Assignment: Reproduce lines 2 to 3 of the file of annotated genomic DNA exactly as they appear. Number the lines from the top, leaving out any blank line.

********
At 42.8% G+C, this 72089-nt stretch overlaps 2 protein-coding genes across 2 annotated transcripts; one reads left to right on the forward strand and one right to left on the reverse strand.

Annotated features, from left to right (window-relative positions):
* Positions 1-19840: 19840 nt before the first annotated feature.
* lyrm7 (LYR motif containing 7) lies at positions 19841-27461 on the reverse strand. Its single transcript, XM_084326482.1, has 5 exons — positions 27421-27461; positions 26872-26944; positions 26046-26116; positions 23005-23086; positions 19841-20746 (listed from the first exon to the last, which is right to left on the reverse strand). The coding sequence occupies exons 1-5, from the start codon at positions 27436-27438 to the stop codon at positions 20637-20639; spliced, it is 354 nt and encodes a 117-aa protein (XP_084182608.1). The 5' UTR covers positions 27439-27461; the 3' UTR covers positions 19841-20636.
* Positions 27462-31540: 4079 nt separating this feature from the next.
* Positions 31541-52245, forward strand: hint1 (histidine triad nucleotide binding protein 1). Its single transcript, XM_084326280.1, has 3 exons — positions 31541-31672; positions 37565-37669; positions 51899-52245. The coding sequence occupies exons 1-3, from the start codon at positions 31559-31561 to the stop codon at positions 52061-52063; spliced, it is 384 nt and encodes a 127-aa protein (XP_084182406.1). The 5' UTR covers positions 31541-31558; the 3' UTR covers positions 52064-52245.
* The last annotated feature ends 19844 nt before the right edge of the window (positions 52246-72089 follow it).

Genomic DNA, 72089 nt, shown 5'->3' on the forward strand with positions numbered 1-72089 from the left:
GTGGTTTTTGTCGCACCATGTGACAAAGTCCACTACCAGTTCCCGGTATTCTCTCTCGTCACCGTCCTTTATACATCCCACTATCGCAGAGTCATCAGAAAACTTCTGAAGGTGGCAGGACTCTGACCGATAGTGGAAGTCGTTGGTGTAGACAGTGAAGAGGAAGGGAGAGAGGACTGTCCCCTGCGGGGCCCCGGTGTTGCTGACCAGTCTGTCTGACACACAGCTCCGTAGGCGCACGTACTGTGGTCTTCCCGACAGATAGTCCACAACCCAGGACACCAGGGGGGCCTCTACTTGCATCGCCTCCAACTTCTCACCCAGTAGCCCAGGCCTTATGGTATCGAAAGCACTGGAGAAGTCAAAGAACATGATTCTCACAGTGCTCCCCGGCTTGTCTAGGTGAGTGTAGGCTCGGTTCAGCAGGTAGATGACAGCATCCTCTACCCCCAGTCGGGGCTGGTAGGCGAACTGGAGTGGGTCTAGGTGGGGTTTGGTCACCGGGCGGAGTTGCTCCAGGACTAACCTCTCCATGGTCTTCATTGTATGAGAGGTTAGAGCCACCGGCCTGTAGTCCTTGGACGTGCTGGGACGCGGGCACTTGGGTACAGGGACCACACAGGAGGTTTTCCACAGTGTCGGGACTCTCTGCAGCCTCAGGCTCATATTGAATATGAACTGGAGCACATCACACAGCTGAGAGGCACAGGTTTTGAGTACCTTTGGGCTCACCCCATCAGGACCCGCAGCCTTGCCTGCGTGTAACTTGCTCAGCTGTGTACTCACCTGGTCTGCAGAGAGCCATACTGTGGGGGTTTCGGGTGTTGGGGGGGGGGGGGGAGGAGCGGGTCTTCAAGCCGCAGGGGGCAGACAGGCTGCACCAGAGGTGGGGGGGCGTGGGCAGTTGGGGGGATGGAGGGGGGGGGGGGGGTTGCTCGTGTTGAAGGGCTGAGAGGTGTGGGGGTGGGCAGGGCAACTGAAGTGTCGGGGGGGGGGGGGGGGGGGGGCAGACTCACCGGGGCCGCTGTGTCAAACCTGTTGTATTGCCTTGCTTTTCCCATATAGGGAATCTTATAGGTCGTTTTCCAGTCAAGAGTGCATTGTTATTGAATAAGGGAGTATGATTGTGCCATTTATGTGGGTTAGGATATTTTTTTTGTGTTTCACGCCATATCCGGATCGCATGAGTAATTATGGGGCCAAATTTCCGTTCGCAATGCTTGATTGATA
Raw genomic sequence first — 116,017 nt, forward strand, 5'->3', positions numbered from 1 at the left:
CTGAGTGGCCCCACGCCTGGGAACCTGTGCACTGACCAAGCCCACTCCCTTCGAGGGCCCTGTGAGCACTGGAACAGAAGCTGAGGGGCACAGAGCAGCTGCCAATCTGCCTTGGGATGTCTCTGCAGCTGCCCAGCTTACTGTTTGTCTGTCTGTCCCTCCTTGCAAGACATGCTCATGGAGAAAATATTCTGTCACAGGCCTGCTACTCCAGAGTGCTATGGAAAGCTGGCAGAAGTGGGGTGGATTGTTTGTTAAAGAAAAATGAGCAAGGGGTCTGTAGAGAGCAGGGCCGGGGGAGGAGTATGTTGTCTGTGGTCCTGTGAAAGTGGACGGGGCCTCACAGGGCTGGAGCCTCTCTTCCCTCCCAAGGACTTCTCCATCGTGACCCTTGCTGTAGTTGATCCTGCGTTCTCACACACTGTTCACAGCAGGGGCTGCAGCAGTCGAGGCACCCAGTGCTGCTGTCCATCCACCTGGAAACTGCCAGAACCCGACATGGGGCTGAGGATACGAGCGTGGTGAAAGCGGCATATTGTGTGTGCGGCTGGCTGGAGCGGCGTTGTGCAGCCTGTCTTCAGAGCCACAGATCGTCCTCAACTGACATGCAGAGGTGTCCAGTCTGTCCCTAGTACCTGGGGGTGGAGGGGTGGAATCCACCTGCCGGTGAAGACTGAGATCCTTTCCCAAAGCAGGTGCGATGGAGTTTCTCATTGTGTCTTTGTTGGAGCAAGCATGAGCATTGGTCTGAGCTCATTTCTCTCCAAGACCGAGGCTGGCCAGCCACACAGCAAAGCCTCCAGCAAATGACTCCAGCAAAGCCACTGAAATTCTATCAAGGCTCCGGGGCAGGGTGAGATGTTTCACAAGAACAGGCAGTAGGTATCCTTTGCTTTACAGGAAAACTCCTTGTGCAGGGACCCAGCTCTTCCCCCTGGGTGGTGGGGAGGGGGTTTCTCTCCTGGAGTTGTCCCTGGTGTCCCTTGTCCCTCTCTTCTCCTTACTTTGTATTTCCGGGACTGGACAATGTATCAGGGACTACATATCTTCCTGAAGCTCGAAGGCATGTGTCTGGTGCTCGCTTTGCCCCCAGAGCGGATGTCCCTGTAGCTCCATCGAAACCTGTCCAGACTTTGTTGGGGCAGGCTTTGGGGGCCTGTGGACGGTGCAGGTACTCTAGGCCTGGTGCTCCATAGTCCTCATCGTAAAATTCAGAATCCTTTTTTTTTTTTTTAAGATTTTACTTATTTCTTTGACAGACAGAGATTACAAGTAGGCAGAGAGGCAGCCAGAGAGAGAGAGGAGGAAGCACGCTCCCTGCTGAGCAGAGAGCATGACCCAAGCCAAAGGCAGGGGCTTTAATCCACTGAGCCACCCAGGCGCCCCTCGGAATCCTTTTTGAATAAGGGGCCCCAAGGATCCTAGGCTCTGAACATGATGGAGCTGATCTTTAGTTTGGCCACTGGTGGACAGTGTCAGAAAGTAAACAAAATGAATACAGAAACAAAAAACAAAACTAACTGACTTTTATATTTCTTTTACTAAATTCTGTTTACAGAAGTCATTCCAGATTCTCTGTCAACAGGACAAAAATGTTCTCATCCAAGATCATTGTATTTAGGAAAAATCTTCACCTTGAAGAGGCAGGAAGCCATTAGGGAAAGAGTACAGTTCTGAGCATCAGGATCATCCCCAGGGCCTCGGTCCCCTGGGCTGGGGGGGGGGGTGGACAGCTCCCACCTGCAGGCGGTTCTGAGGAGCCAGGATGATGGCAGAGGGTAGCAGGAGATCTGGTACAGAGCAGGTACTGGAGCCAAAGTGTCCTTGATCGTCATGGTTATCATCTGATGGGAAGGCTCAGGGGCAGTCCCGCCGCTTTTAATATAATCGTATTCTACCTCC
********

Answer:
Annotated features, from left to right (window-relative positions):
* Positions 1-19840: 19840 nt before the first annotated feature.